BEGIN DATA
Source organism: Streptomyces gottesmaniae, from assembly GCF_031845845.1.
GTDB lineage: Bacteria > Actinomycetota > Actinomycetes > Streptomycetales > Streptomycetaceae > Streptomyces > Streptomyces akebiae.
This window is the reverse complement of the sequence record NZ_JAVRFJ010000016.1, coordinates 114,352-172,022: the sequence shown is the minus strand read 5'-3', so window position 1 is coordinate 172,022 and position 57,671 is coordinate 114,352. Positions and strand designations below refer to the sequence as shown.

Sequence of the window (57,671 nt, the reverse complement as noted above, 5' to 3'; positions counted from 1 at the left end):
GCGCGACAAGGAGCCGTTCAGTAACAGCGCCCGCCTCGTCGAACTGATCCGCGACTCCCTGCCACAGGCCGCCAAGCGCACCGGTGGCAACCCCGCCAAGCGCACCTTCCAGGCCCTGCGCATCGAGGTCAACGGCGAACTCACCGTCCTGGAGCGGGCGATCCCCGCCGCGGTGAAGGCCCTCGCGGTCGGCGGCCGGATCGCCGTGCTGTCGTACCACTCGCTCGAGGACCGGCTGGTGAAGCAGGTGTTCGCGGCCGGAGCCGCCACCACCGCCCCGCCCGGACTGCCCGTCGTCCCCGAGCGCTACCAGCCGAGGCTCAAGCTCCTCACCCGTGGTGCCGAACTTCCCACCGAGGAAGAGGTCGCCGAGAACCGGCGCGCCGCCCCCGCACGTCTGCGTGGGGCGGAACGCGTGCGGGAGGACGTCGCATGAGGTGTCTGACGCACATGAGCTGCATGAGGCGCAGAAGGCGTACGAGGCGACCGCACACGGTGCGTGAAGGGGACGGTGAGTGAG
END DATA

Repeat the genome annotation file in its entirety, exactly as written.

Source organism: Streptomyces gottesmaniae, from assembly GCF_031845845.1.
GTDB lineage: Bacteria > Actinomycetota > Actinomycetes > Streptomycetales > Streptomycetaceae > Streptomyces > Streptomyces akebiae.
This window is the reverse complement of the sequence record NZ_JAVRFJ010000016.1, coordinates 114,352-172,022: the sequence shown is the minus strand read 5'-3', so window position 1 is coordinate 172,022 and position 57,671 is coordinate 114,352. Positions and strand designations below refer to the sequence as shown.

Sequence of the window (57,671 nt, the reverse complement as noted above, 5' to 3'; positions counted from 1 at the left end):
GCGCGACAAGGAGCCGTTCAGTAACAGCGCCCGCCTCGTCGAACTGATCCGCGACTCCCTGCCACAGGCCGCCAAGCGCACCGGTGGCAACCCCGCCAAGCGCACCTTCCAGGCCCTGCGCATCGAGGTCAACGGCGAACTCACCGTCCTGGAGCGGGCGATCCCCGCCGCGGTGAAGGCCCTCGCGGTCGGCGGCCGGATCGCCGTGCTGTCGTACCACTCGCTCGAGGACCGGCTGGTGAAGCAGGTGTTCGCGGCCGGAGCCGCCACCACCGCCCCGCCCGGACTGCCCGTCGTCCCCGAGCGCTACCAGCCGAGGCTCAAGCTCCTCACCCGTGGTGCCGAACTTCCCACCGAGGAAGAGGTCGCCGAGAACCGGCGCGCCGCCCCCGCACGTCTGCGTGGGGCGGAACGCGTGCGGGAGGACGTCGCATGAGGTGTCTGACGCACATGAGCTGCATGAGGCGCAGAAGGCGTACGAGGCGACCGCACACGGTGCGTGAAGGGGACGGTGAGTGAG